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by Natacha Guerdat

Head of Research at Asteria IM


The 2015 Paris climate agreement saw world governments vouch to limit the rise in global temperatures. The ceiling was set at a maximum increase of 1.5 degrees Celsius above pre-industrial levels, and the primary route to achieving this goal was to cut greenhouse gas emissions.  

Many greenhouse gases, like methane, carbon dioxide (CO2), and nitrous oxide, occur naturally.  For centuries, the carbon cycle – the flux of CO2 between the atmosphere, biosphere, oceans, and crust of the Earth – was relatively balanced. This kept the surface temperature stable.  

We are familiar with the fast carbon cycle – CO2 absorbed by a tree during the day or released with respiration. However, there is a slow part of the cycle that takes 100-200 million years, where carbon is moved to sediments, fossils, and rocks. Carbon can stay underground indefinitely, released primarily through volcano eruptions. But once we began extracting and burning these fossils in massive quantities, these large quantities of carbon were released back into the atmosphere. There is now so much being emitted that oceans and vegetation can no longer absorb all of it. 

Anthropogenic perturbation

Another major greenhouse gas is methane, which is mainly emitted from livestock and landfills. It has 20 times the capacity of heating up the planet (global warming potential) than CO2, however, it has a much shorter lifespan. Its emissions can be cut by better agricultural practices (or by reducing red meat consumption altogether) and waste management (recycling, banning organic waste from landfills).  

Green gas emissions in the EU and in the world

There is an almost linear relation between global warming and the number of emissions accumulating in our atmosphere. This resulted in the concept of a “carbon budget” – a number of cumulative emissions to not be overstepped. After this buffer is depleted, warming above the target is to be expected. Intergovernmental Panel on Climate Change (IPCC) estimates the remaining “carbon budget” of the planet to be 580 gigatons (Gt) of CO2 with a 50% chance of limiting warming to 1.5°C.  

How much CO2 are we emitting?

In 2019, we emitted 43.04 Gt of CO2 globally (if land use is included in the calculation), which is a steady increase from 42.11 Gt in 2018.  

We’ve never seen a concentration of CO2 this size in 800 000 years.  A temporary drop in emissions in 2020 had very little effect on the atmospheric CO2 concentration.

The COVID-19 pandemic starting in 2020 brought emissions down by 6.4%, correlated with a 6.9% of global GDP contraction. We, therefore, expect that the economic recovery plans will not use the momentum of this emission drop.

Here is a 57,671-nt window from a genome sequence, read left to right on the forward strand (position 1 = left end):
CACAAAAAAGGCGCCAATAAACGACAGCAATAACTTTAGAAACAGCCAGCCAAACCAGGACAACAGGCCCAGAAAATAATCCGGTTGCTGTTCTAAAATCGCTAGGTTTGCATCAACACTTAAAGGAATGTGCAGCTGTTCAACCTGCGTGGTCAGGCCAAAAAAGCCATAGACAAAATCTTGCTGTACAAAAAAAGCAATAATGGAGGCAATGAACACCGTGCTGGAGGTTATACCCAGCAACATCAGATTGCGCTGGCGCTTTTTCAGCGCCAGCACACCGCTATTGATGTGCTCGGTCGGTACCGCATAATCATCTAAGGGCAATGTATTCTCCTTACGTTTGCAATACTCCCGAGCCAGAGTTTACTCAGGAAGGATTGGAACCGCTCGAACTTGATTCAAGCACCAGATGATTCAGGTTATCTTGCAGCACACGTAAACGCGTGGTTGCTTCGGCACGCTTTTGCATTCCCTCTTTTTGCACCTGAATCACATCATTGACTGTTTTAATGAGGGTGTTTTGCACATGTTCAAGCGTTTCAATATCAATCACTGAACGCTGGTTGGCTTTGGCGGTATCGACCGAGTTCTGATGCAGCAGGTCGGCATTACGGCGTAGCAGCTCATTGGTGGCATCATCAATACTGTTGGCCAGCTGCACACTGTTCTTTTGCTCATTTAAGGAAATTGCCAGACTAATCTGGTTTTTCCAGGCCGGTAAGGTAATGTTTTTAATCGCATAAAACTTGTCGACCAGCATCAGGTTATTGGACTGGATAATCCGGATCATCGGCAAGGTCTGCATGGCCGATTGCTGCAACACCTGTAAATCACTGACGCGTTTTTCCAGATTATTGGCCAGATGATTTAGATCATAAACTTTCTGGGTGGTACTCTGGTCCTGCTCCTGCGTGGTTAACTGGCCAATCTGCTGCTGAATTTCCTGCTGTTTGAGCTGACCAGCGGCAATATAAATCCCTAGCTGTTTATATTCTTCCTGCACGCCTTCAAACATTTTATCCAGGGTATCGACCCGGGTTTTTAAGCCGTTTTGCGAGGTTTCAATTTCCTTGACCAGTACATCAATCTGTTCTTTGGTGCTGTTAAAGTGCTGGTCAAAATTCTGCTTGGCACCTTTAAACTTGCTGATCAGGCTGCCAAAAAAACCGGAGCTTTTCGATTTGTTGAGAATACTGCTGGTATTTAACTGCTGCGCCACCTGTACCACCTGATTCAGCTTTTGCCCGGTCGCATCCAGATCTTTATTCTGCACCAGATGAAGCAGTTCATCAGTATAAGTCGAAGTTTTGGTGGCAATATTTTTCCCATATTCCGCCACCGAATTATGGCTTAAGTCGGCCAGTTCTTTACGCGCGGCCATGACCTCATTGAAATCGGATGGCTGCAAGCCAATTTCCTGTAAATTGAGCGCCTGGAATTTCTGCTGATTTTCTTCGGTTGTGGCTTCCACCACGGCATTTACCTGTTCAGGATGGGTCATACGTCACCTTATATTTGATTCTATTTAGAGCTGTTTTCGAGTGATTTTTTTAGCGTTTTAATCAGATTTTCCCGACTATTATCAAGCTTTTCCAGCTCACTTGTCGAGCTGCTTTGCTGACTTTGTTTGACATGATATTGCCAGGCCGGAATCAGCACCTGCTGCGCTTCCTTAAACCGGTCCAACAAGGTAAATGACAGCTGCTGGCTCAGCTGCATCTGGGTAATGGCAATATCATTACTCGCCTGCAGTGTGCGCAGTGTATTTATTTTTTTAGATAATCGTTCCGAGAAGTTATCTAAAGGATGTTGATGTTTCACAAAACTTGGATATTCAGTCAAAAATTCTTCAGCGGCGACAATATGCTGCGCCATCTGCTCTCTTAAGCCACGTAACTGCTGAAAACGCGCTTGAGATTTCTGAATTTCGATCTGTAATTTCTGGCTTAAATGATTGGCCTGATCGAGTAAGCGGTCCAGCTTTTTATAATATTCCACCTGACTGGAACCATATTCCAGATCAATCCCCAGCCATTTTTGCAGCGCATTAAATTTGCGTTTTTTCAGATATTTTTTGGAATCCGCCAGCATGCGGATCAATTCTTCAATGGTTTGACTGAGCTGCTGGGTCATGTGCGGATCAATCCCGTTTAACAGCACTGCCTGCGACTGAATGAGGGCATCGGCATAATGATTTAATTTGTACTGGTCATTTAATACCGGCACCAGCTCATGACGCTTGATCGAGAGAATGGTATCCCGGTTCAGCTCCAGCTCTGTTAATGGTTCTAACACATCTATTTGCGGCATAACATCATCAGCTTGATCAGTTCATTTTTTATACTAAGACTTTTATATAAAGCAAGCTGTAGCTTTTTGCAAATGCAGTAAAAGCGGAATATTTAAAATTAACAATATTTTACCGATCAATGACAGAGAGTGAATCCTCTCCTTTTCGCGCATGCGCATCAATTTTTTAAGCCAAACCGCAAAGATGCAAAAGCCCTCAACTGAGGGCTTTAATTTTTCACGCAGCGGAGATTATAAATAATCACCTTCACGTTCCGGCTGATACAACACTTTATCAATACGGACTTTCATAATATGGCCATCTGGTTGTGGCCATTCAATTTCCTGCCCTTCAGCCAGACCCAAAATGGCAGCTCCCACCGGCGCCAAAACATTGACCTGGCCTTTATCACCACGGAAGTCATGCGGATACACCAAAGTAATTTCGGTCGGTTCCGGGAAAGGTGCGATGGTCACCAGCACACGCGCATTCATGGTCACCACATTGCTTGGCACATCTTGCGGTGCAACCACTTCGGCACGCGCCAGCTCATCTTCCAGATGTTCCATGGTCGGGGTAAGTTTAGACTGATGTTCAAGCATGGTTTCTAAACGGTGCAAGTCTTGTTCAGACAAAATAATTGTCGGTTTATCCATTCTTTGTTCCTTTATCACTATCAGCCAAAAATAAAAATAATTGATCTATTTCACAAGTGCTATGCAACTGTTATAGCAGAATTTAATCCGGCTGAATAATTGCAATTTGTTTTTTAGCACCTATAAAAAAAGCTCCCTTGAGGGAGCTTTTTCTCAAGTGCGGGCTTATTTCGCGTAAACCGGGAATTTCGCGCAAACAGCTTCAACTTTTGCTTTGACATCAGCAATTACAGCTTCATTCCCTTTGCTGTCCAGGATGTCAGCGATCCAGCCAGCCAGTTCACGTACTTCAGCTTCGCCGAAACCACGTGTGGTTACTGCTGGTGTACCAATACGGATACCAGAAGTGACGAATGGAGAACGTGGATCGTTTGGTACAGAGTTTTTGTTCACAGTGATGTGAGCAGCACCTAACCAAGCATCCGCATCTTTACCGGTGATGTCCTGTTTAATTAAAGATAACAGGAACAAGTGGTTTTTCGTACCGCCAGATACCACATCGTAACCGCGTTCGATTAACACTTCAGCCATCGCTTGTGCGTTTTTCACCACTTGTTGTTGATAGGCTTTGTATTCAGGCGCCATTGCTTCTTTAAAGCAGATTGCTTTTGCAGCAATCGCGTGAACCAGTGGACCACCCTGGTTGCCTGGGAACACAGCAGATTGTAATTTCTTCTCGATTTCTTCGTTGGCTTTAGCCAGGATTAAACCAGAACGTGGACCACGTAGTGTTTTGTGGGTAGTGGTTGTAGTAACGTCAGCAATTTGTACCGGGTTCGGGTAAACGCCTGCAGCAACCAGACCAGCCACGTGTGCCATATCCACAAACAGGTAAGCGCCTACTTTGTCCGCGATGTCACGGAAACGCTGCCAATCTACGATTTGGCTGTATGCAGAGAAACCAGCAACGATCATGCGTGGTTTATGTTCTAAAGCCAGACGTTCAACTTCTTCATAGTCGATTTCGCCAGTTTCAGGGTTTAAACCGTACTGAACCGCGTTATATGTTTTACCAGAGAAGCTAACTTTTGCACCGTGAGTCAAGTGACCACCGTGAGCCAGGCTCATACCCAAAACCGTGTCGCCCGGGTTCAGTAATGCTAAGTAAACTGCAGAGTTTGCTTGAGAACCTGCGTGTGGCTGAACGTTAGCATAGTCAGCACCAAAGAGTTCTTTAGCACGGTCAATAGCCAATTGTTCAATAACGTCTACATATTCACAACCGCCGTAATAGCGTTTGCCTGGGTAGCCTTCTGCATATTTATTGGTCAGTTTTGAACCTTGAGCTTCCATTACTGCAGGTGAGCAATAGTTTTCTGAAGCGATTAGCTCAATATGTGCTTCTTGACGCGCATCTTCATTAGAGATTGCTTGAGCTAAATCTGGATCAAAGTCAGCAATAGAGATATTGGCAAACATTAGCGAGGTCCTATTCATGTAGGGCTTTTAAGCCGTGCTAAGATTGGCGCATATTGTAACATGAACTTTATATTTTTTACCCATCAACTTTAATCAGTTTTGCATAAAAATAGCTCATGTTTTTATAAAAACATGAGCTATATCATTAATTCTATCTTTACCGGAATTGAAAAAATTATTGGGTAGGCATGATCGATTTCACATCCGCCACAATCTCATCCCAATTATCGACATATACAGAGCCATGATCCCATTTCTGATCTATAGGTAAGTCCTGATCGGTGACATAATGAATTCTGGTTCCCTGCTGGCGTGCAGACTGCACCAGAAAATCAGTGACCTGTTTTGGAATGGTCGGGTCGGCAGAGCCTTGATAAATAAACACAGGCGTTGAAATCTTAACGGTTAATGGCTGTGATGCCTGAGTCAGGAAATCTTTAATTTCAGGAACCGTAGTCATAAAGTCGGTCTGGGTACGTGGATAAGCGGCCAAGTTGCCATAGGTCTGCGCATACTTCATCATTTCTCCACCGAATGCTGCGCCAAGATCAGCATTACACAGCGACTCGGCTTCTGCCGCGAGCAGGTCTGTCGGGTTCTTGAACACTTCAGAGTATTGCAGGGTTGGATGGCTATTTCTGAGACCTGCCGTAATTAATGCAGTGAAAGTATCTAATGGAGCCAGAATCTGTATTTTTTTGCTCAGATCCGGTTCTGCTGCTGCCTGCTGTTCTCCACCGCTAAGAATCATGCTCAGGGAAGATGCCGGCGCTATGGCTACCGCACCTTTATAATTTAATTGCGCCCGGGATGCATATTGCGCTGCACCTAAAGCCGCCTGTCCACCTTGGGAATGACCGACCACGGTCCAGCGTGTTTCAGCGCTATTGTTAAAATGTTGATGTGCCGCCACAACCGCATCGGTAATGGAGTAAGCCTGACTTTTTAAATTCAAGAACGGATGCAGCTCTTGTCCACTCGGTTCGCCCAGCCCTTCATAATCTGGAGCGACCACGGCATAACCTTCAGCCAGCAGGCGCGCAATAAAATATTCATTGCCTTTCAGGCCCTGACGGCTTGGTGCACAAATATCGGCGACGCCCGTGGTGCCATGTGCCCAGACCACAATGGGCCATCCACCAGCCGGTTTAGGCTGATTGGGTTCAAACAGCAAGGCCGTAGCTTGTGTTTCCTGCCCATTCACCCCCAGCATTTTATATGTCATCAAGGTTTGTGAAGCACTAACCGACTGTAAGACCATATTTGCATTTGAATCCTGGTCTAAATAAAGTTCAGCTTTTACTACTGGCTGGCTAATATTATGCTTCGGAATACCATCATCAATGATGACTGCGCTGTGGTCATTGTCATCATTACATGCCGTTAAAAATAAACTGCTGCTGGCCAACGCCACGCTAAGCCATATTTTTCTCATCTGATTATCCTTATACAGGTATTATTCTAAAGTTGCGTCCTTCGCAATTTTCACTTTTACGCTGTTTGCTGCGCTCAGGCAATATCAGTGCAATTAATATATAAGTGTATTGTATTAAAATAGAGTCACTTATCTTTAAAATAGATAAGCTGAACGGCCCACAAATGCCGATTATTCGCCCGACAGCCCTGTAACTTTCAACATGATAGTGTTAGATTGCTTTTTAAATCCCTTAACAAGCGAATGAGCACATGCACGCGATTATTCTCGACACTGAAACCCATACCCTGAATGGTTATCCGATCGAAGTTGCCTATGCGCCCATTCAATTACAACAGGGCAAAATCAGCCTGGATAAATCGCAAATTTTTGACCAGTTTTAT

Are we on track to stop climate change? 

To limit the global rise of temperature to 1.5°C, emissions must drop rapidly, to reach 25 Gt by  2030. This is much lower than what we emit now (compared to 42.11 Gt in 2018, out of which 36.42 are from industry and fossil fuels).  

Based on today’s commitments and economic trends, emissions are on track to reach 56 Gt in 2030, more than twice what they should be.  

With the current pace of admissions, scientists predict that we will deplete the carbon budget for a 1.5°C scenario by 2028. This means that emission reduction is urgent and should be happening across all sectors. If every year of delay further depletes the budget, later climate action would need to be much more drastic rather than gradual.  


IPCC and IEA are the two scenarios most frequently used to explain climate change and model the transition toward sustainability.  

IPCC (Intergovernmental Panel on Climate Change) is a body of the United Nations providing scientific information on climate change in periodically produced summaries. They do not carry out research but examine and summarize published literature on the topic, assessing the level of certainty of findings.  

IEA (International Energy Agency) was established in the framework of OECD. It provides information on specifically the global energy system, including its relation to climate change. It acts as a policy adviser to its member states, as well as major emerging economies. They regularly issue a report on energy transition, World Energy Outlook.